Joined: Sep. 2002
This is the second of the archived posts.
I remarked above that "rearranging and adapting remaining parts" was still lurking. Let me bring it out of the shadows.
Besides 'no other simpler system", Dembski's second addition to the operational definition of irreducible complexity is
As Dembski describes it, we have knocked out a part and found that the system's "basic function" is gone. Now we must establish that the remaining parts cannot be rearranged and/or adapted to restore the basic function. I've been trying to think of a good analogy, and I think I have it: a simple household mousetrap.
|... by rearranging and adapting remaining parts determine ... whether the basic function can be recovered among those remaining parts.|
Behe argues in Darwin's Black Box that a common mousetrap is irreducibly complex on his original definition. It consists of five parts (hammer, spring, catch, holding bar, and platform). Remove any one of them and the basic function of the mousetrap is gone. While critics have argued that a mousetrap is not irreducibly complex, Behe has vigorously defended it, mostly by arguing that rearrangements and adaptations are necessary to get the simpler traps the critics described. Poor Behe, betrayed by his comrade in arms.
Now, alas, the mousetrap falls prey to Dembski's second test, for it is clear that one can remove any one of the five parts and with some modest rearranging and adapting of the remaining parts recover the basic function. See here for animations of mousetraps employing one, two, three, and four of the parts of the complete mousetrap.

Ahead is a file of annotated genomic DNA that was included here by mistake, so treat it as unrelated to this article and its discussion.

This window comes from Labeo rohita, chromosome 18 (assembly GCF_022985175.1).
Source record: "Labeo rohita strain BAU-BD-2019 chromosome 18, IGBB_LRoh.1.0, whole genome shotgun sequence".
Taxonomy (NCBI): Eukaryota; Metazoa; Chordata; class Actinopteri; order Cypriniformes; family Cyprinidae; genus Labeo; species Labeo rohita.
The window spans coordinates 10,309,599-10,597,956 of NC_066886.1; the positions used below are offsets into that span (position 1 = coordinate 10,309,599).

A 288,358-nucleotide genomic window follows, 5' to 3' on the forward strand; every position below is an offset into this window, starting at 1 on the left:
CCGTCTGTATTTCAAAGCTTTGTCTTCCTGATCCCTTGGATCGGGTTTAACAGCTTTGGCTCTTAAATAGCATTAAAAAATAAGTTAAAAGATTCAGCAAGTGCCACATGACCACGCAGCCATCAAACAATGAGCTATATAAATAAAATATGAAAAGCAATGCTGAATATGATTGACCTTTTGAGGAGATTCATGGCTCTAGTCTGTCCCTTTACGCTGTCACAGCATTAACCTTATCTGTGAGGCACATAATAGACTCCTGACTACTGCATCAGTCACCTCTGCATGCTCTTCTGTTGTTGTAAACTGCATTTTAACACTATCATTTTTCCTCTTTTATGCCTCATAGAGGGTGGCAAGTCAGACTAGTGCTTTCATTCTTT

The only component common to all of the reduced and adapted mousetraps is a piece of wire. Any of the other parts can be eliminated and with suitable rearrangements and adaptations we can recover the basic function. Now consider testing an intact mousetrap to see if it's IC. In the first step of our analysis we knock out any component. As the illustrations show, we can "rearrange and adapt" the remaining parts to recover the basic function. Knock out any one of the parts and the remainder are sufficient, with some rearranging and adapting, to serve the basic function. (Some of the "adaptations" -- or perhaps they're "rearrangements" -- would actually eliminate some of the remaining parts.) The simpler system may not function real well, perhaps, but of course evolution doesn't need a whole lot of relative advantage to build on. And the criterion for IC is elimination of the "basic function," not merely diminution or attenuation.
What does this mean? It means that by Dembski's operational criteria for irreducible complexity, even Behe's mousetrap, the iconic example of irreducible complexity, is not IC.
I'll say it again: Dembski has eviscerated irreducible complexity as an empirical marker of design, and in the process has cut his colleague off at the knees.
Edited by RBH on Mar. 27 2005,21:11
"There are only two ways we know of to make extremely complicated things, one is by engineering, and the other is evolution. And of the two, evolution will make the more complex." - Danny Hillis.